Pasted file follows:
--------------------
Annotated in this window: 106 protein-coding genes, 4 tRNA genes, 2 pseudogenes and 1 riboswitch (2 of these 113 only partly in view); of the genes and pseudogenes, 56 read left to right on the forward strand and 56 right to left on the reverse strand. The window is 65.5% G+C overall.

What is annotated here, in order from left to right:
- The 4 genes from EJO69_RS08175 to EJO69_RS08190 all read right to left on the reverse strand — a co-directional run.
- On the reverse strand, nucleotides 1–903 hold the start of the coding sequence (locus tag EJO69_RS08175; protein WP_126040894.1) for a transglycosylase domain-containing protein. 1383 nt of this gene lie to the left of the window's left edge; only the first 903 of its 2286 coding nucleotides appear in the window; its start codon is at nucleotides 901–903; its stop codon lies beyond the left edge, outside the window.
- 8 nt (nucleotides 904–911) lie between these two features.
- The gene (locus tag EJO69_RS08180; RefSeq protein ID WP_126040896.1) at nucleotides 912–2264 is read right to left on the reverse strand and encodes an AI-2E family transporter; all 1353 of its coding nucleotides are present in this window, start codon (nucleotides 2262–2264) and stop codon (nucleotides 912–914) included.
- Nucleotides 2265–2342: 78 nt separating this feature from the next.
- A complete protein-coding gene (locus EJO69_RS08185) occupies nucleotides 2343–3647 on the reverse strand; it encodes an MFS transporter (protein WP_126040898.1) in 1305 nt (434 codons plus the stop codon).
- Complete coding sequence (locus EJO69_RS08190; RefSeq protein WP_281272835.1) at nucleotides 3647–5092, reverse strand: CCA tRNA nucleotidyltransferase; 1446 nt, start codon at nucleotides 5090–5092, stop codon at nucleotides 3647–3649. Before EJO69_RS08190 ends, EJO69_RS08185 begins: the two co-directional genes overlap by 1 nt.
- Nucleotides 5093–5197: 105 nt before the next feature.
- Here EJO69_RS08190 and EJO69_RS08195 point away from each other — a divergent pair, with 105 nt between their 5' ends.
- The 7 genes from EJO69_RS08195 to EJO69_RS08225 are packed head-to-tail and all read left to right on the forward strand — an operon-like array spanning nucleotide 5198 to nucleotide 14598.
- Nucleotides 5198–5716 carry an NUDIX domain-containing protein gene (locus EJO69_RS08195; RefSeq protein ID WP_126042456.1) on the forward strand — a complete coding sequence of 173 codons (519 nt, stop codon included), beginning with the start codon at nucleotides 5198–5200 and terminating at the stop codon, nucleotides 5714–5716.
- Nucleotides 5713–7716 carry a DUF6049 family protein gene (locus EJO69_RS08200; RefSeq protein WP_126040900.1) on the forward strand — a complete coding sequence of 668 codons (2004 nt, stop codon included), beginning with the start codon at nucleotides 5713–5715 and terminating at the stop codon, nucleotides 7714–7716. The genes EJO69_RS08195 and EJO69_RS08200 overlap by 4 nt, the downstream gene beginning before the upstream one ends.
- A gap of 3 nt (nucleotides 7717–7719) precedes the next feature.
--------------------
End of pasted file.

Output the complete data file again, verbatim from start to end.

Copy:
Annotated in this window: 106 protein-coding genes, 4 tRNA genes, 2 pseudogenes and 1 riboswitch (2 of these 113 only partly in view); of the genes and pseudogenes, 56 read left to right on the forward strand and 56 right to left on the reverse strand. The window is 65.5% G+C overall.

What is annotated here, in order from left to right:
- The 4 genes from EJO69_RS08175 to EJO69_RS08190 all read right to left on the reverse strand — a co-directional run.
- On the reverse strand, nucleotides 1–903 hold the start of the coding sequence (locus tag EJO69_RS08175; protein WP_126040894.1) for a transglycosylase domain-containing protein. 1383 nt of this gene lie to the left of the window's left edge; only the first 903 of its 2286 coding nucleotides appear in the window; its start codon is at nucleotides 901–903; its stop codon lies beyond the left edge, outside the window.
- 8 nt (nucleotides 904–911) lie between these two features.
- The gene (locus tag EJO69_RS08180; RefSeq protein ID WP_126040896.1) at nucleotides 912–2264 is read right to left on the reverse strand and encodes an AI-2E family transporter; all 1353 of its coding nucleotides are present in this window, start codon (nucleotides 2262–2264) and stop codon (nucleotides 912–914) included.
- Nucleotides 2265–2342: 78 nt separating this feature from the next.
- A complete protein-coding gene (locus EJO69_RS08185) occupies nucleotides 2343–3647 on the reverse strand; it encodes an MFS transporter (protein WP_126040898.1) in 1305 nt (434 codons plus the stop codon).
- Complete coding sequence (locus EJO69_RS08190; RefSeq protein WP_281272835.1) at nucleotides 3647–5092, reverse strand: CCA tRNA nucleotidyltransferase; 1446 nt, start codon at nucleotides 5090–5092, stop codon at nucleotides 3647–3649. Before EJO69_RS08190 ends, EJO69_RS08185 begins: the two co-directional genes overlap by 1 nt.
- Nucleotides 5093–5197: 105 nt before the next feature.
- Here EJO69_RS08190 and EJO69_RS08195 point away from each other — a divergent pair, with 105 nt between their 5' ends.
- The 7 genes from EJO69_RS08195 to EJO69_RS08225 are packed head-to-tail and all read left to right on the forward strand — an operon-like array spanning nucleotide 5198 to nucleotide 14598.
- Nucleotides 5198–5716 carry an NUDIX domain-containing protein gene (locus EJO69_RS08195; RefSeq protein ID WP_126042456.1) on the forward strand — a complete coding sequence of 173 codons (519 nt, stop codon included), beginning with the start codon at nucleotides 5198–5200 and terminating at the stop codon, nucleotides 5714–5716.
- Nucleotides 5713–7716 carry a DUF6049 family protein gene (locus EJO69_RS08200; RefSeq protein WP_126040900.1) on the forward strand — a complete coding sequence of 668 codons (2004 nt, stop codon included), beginning with the start codon at nucleotides 5713–5715 and terminating at the stop codon, nucleotides 7714–7716. The genes EJO69_RS08195 and EJO69_RS08200 overlap by 4 nt, the downstream gene beginning before the upstream one ends.
- A gap of 3 nt (nucleotides 7717–7719) precedes the next feature.